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[Review: Charlemagne Palestine & Janek Schaefer ‘Day of the Demons’]

Charlemagne Palestine (Charles Martin by birth name) originally studied as a cantor, though his early compositions dealt in drones and belfry-booming carillon bells. Throughout his storied career as a minimalist, the Brooklyn-born Palestine has crafted works that sound miles away from anything typically “American.” Out on Buffalo’s Desire Path Recordings, his latest, Day of the Demons, a joint effort with sound artist and composer Janek Schaefer, continues that trend.

Beginning with a simple drone, Day of the Demons slowly blooms into a blustery composition populated with delicately pronounced vowels and subtle bell chimes. Vocal chants linger above, sporadically dipping below the drone, redoubling as a ghostly chorus. It’s a series of slow-motion atomic blasts, each new shockwave mushrooming and settling in on itself like a collapsed blanket. It’s peering into another dimension to view a choir of flaggy wraiths as the staunch mourning bell tolls of fire nips at their bottoms. All this in the twenty-minute “Raga de L’pres midi pour Aude,” which comprises Side A of the release.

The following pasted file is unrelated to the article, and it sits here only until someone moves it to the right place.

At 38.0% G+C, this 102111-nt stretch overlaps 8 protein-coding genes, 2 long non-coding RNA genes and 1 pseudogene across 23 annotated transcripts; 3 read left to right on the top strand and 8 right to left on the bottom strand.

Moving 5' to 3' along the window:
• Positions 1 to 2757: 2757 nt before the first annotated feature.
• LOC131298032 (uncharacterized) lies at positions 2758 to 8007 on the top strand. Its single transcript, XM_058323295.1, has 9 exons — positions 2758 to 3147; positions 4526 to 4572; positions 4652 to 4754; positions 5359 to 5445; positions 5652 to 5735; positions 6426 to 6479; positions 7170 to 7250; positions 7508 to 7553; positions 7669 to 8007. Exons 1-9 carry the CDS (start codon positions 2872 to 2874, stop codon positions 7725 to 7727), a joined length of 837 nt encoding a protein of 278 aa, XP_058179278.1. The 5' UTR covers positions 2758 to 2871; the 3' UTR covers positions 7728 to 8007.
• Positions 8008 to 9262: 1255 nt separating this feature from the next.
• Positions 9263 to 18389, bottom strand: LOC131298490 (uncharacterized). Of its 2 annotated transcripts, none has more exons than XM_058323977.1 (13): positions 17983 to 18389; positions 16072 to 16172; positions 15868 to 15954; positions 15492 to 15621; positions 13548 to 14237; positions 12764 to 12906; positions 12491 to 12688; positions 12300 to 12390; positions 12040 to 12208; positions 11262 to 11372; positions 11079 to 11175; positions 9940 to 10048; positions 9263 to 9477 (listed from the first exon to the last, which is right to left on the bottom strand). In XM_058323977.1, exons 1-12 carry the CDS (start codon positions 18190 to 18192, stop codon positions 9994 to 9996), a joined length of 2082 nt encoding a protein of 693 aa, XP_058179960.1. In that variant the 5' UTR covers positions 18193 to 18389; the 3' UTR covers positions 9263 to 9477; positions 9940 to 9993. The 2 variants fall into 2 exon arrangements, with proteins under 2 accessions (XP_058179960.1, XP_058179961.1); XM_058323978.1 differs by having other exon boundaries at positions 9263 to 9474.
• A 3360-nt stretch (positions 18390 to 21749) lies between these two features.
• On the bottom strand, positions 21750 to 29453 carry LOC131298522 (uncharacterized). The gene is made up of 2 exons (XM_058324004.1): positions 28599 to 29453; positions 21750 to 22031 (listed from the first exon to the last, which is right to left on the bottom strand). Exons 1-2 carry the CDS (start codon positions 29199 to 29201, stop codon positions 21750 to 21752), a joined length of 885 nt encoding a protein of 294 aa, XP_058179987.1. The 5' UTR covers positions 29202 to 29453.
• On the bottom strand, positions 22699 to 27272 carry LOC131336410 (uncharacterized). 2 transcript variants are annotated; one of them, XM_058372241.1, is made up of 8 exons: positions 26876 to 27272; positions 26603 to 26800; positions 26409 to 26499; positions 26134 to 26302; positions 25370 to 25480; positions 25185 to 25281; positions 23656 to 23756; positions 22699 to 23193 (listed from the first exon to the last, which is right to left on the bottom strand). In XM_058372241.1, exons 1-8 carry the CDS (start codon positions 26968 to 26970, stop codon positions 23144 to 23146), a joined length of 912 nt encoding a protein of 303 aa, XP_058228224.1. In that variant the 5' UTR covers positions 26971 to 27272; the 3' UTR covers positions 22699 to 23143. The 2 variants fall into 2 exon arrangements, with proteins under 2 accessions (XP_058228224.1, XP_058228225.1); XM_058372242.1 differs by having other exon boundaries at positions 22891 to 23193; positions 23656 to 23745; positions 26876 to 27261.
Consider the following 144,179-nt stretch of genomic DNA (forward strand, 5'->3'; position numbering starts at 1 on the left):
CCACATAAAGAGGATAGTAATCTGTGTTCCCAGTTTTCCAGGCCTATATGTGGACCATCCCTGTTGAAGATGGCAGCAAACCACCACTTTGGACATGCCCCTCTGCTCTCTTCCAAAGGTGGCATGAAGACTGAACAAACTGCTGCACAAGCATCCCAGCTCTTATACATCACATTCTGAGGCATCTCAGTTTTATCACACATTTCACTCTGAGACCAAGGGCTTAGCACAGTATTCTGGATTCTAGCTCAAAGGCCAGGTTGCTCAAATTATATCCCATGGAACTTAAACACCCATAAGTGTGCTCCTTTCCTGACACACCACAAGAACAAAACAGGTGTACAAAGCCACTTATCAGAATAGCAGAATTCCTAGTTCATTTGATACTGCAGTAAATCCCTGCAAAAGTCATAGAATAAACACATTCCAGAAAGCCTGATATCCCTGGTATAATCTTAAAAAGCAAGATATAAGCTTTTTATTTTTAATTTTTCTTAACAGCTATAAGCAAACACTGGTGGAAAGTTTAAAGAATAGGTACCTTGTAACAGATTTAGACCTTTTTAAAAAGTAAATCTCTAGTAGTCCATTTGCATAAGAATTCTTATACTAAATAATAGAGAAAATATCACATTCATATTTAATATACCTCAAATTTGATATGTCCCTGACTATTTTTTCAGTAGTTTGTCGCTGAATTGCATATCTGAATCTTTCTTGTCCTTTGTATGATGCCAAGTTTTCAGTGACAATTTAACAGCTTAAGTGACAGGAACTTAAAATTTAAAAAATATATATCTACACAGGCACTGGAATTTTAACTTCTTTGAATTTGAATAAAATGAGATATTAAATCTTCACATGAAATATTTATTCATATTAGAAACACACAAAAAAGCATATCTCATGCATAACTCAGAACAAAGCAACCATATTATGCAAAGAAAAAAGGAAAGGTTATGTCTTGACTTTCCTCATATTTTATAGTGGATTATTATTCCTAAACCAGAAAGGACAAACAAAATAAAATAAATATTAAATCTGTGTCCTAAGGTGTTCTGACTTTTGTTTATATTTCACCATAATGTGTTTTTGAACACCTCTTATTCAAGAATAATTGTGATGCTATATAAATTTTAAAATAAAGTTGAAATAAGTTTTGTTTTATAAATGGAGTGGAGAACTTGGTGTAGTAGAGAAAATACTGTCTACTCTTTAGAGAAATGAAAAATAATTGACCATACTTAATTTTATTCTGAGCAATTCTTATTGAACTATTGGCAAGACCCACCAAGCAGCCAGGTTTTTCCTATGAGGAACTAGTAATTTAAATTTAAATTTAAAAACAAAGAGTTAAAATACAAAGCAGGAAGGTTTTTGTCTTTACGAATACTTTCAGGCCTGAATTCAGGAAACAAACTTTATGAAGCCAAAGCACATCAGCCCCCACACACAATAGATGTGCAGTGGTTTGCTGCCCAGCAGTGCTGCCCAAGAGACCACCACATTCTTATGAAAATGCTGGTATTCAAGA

Day of the Demons Eastern-influenced sounds are alive and roaming here as the beehive of melting sound never settles into the parameters of “major” or “minor” tonality. Instead, we get a slow burn of mystic rhythm and spirit, garnished with an airy vocal sheen. The voices on the recording are both Palestine’s and Schaefer’s which, when combined with a shruti box and bits of harmonica sounds, create the contemplative, meditative first side of Day of the Demons.

After those sounds rumble away, a piercing melodica enters with shaky chimes rattling all around it. This is Side B , “Fables From a Far Away Future,” which features field recordings from a street carnival nearby the Brussels studio where the pair completed the album. The jam-packed “Fables” features intermittent desk bells that keep the atmosphere playful while still mysterious — a must. The track’s full, yet not overcrowded, and its twenty minutes enable it to become a journey, a travelogue of sorts for an avant-garde mind.

People’s voices cut in and vanish quickly. Words are unimportant; sounds are everything. Spots of ominous crunch dab the song in black, then tiny bells rescue it (and us) before total cataclysm. It’s big-top sound exploration, a detour from the ornate, decorative frontispiece of life’s carousel to the gritty, anxious back alley where piles of unwon giant teddy bears fill the dumpsters. And at the end, after all the bulbs burn out and wet newspapers line the street, you stroll through the deserted tents in dawn’s purple glow, acutely aware of the pleasant peculiarity of it all.

This is what Charlemagne Palestine and Janek Schaefer have accomplished on Day of the Demons. It’s a trip, a grand shuffle and a gratifying listen. Serve with wine or, as Palestine likes to imbibe on stage, cognac and cloves. Headphones or bulbous speakers a must. Eyes closed. Enjoy.

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Review by Patrick Hosken